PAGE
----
There’s something very comforting about the xx. Even though they’ve been away for three years, as soon as they returned with On Hold, it felt as if they’d never left. Like they’d been hugging us in their warm, three person embrace the whole time. That’s most likely because, even though the trio tweak their sound slightly with each release, they have one of the most distinctive sounds in music right now. It’s familiar, heartwarming and heart-wrenching all at the same time.
The xx are best when they’re all complimenting each other, lifting each other. Their recent Instagram activity suggest that their friendship is the best it’s been for some time and their third album I See You is further proof of that. They’ve never been this in sync with each other. Romy and Oliver sing on more tracks together here than on any other album and Jamie xx leaves behind the aesthetic of his critically acclaimed solo album In Colour to fully compliment the vocals and emotional impact.
The trio told us that this record was going to be more “upbeat” and from the first track it’s clear that it is. Dangerous, with its blaring horns, is the most anthemic club track they’ve ever produced and yet they still manage to retain that mysterious, brooding allure. Once again the xx have made a record about love and relationships but while Coexist was minimal and internal, I See You is an extravert. Even on emotional ballads like Say Something Loving, they’re bolder. Romy’s never sounded more confident as a vocalist and her harmonies with Oliver have also never been better.
In many ways, they’ve embraced pop on this record. On Hold has taken over mainstream radio and Say Something Loving looks set to do the same thing because they’re the least limited they’ve ever been. They’ve set no boundaries on I See You and that’s one of its most obvious successes. That’s not to say that they’ve given us everything at once on every song. Restraint is an important part of the xx soundscape and they exercise it expertly on various moments. A Violent Noise works slowly towards a drop that never comes and while on first listen it’s like they’ve left us with blue balls, on second listen it swirls and howls hypnotically. “Every beat is a violent noise,” Oliver sings as if they’ve created the aftermath to Jamie xx’s Loud Places. Where that song was about escaping escaping in loud music, A Violent Noise is about facing reality – noise mutes but it doesn’t cure.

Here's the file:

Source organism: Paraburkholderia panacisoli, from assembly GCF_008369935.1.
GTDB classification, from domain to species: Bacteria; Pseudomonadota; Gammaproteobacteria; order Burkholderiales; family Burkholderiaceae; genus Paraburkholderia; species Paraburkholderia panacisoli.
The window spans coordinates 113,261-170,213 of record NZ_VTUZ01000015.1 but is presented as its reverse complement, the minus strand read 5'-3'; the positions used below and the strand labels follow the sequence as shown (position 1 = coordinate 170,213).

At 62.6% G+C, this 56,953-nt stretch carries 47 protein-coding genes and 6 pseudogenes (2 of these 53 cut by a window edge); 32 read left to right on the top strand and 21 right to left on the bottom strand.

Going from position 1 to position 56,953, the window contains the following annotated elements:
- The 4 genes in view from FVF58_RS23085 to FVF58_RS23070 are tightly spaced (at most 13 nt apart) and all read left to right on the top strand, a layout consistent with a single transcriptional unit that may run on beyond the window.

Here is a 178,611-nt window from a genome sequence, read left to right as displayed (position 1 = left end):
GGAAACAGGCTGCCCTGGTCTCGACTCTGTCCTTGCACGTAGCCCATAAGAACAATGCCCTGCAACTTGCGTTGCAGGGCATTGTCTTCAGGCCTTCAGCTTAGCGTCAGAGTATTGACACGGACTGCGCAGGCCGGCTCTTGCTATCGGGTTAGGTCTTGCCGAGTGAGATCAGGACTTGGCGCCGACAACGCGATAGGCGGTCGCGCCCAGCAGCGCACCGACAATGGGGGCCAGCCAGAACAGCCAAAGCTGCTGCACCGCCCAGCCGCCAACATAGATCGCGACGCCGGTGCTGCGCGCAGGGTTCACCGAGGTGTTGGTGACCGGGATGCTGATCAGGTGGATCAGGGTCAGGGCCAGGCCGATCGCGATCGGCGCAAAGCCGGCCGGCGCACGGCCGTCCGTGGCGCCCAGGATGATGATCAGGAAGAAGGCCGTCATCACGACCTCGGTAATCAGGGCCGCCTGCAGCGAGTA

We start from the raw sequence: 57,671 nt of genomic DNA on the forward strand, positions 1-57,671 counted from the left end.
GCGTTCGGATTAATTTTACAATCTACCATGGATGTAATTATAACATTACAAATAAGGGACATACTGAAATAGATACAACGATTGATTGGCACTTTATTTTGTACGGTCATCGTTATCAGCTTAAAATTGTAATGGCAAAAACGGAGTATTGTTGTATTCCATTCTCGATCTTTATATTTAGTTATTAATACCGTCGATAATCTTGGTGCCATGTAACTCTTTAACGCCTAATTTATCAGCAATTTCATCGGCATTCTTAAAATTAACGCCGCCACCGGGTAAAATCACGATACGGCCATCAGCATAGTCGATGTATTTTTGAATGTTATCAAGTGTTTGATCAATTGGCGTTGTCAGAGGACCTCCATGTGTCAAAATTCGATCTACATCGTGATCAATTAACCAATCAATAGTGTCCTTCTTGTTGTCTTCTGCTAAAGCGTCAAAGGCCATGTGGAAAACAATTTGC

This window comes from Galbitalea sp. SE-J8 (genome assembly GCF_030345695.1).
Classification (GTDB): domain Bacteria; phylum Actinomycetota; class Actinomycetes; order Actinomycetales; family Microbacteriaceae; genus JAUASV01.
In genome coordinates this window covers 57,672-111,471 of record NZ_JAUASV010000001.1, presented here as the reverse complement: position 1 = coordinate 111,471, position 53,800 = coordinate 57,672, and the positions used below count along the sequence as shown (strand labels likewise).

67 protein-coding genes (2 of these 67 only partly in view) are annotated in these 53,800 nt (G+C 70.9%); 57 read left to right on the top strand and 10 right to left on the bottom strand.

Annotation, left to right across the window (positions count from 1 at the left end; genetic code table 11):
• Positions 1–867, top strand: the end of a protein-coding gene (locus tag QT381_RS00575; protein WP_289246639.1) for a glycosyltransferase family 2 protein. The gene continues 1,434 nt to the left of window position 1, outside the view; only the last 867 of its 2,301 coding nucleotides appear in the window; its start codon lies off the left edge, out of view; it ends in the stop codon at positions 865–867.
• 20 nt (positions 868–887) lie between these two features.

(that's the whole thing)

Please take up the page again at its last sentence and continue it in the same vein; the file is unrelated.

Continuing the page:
The middle part of the album is not upbeat. It’s delicate and fragile with Romy handling the majority of the vocal duties. On Performance she stands solo on a stage pouring out her heart. “I’ll put on a performance, I’ll put on a show,” she sings alongside a solitary guitar. We reach rock bottom at this point before the trio gradually build us back up. Album highlight Replica, introduces Oliver back into the fold and they gently ease us back into a beat. Once again, they tease us with a drop that never arrives on Brave For You but the mood becomes more positive with Romy singing, “When I’m scared, I imagine you there telling me to be brave.” That’s a goosebump moment – the kind that only the xx can find in their brooding, haunting darkness. Brave For You swells like a storm and it’s only cleared by the clarity of On Hold.
On Hold is the xx’s best single to date. It so successfully caters to radio without forgoing any of their charm. The Hall & Oates sample is distinctively Jamie xx driven and while it’s upbeat, it still centres around their pensive, emotional lyrics – “When and where did we go cold? I thought I had you on hold.” After a stormy middle section it’s freeing to hear them this liberated and it carries onto I Dare You which is their sexiest song ever. It playfully teases both through its hook, “go on, I dare you”, and its rollicking, groovy beat.
The album is a rollercoaster of emotion but all the restraint they show over the course of it comes to a spectacular end on Test Me. They blow the album up, basically. They distort the sound, bloat the volume and roll in a high-pitched synth. If you’ve clenched your fist for most of the album this is where you release. It’s a stunning firework moment that channels frustration.
I See You is heartbreaking but there’s something equally heartwarming about it. Their friendship comes across so strongly on this that even when they’re at their darkest in their own relationships, they still feed off each others support. With every release they build on their sound and also their relationship with each other. On their debut they were cute, on Coexist they were honest but on I See You they’re bold. That trajectory wouldn’t have been possible if there were fractures in the trio.
the xx’s ‘I See You’ is out Friday, 13th January